When you are battling cancer, maintaining proper nutrition is vitally important. A healthy diet will help keep your body strong enough to fight the disease. Unfortunately, the disease, as well as the chemotherapy often used to fight it, can affect a person's appetite or even ability to eat or absorb the necessary nutrients. A registered nutritionist with experience in working with cancer patients is an important part of your treatment team. The following discussion will help you understand the importance as well as the challenges of eating well during your treatment.
Eating Well During Chemotherapy
Eating a healthy, balanced diet is important for maintaining optimal health and weight. When your body is fighting cancer, it needs the nutrients found in a healthy diet to maintain the strength and energy to keep fighting the disease. A healthy diet should contain all the necessary vitamins, minerals, protein, carbohydrates, and fats your body needs to function optimally at this critical time. However, the catch-22 is that the chemo medications meant to destroy the cancer often cause nausea and loss of appetite. These medications can also alter the taste and smell of many foods, which further decreases the desire to eat. In addition, when the mouth, esophagus, stomach, intestines, liver, or pancreas are affected by cancer or its treatment, the body doesn't receive the necessary nutrients and malnutrition can occur. Malnutrition leaves the body weak and unable to fight cancer or other opportunistic infections and treatment may have to be discontinued.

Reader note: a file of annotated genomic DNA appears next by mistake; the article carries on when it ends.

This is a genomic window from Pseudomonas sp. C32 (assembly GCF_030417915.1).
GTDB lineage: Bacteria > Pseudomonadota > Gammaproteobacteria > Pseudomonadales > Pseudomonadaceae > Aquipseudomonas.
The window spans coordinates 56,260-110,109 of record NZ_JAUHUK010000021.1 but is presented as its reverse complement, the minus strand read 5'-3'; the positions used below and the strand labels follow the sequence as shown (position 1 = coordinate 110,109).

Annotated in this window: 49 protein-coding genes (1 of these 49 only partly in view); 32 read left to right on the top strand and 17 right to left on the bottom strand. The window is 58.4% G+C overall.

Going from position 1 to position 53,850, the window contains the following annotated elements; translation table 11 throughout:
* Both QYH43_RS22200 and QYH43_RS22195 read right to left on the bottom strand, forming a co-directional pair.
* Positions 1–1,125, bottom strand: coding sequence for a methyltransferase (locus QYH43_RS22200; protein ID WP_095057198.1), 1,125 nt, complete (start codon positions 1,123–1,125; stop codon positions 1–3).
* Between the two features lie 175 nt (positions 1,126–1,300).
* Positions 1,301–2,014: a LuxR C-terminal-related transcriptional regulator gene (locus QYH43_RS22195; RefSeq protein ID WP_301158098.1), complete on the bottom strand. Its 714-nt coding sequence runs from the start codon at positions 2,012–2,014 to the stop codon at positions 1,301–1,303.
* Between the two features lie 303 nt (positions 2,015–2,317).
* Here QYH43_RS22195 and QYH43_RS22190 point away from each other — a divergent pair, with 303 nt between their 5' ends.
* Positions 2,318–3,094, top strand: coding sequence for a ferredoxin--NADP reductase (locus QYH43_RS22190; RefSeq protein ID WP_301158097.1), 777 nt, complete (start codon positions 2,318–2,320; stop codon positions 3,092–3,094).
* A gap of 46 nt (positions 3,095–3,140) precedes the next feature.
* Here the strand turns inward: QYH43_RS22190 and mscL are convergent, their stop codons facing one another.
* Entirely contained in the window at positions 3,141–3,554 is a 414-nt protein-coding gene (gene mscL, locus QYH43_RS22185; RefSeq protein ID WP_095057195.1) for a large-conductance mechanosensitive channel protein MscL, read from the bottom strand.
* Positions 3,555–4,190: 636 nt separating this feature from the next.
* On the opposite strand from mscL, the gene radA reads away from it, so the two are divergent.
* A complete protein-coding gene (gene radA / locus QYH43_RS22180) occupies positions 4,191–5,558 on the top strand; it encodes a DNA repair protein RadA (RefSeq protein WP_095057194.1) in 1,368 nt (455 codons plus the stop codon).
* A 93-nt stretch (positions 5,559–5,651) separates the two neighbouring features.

Chemotherapy can also cause side-effects that interfere with getting proper nutrition. These side-effects include vomiting, diarrhea, constipation, dry mouth, sores in the mouth, difficulty swallowing, and feeling full after eating only a small amount.
Meeting Nutritional Needs
In addition to helping you fight your cancer, a healthy diet can help the medications work better. A well-nourished body may even be able to take higher doses of chemotherapy drugs. Here are some tips to help you get adequate nutritional support for your fight:
- Eat five or six smaller meals each day rather than three larger ones.
- Eat more plant-based proteins, such as beans and peas, and cut back on red meat.
- Eat more fruits and vegetables, especially citrus, berries, and dark green or yellow vegetables.
- Try new foods or foods that you usually don't like. Cancer medications can alter your taste preferences.
- Limit pickled or salt-cured foods.
Work with a Registered Dietitian
It's important to work closely with a cancer nutrition specialist or dietitian. They will guide you in choosing proper foods for your specific needs. A dietitian will answer your questions, calm your fears, suggest beneficial foods, and offer advice for reducing treatment side-effects. Your nutrition specialist is a vital member of your healthcare team, who will monitor your nutritional health and make changes that will help you derive the best outcome from the difficult road ahead.
For more information, reach out to a cancer nutrition specialist in your area.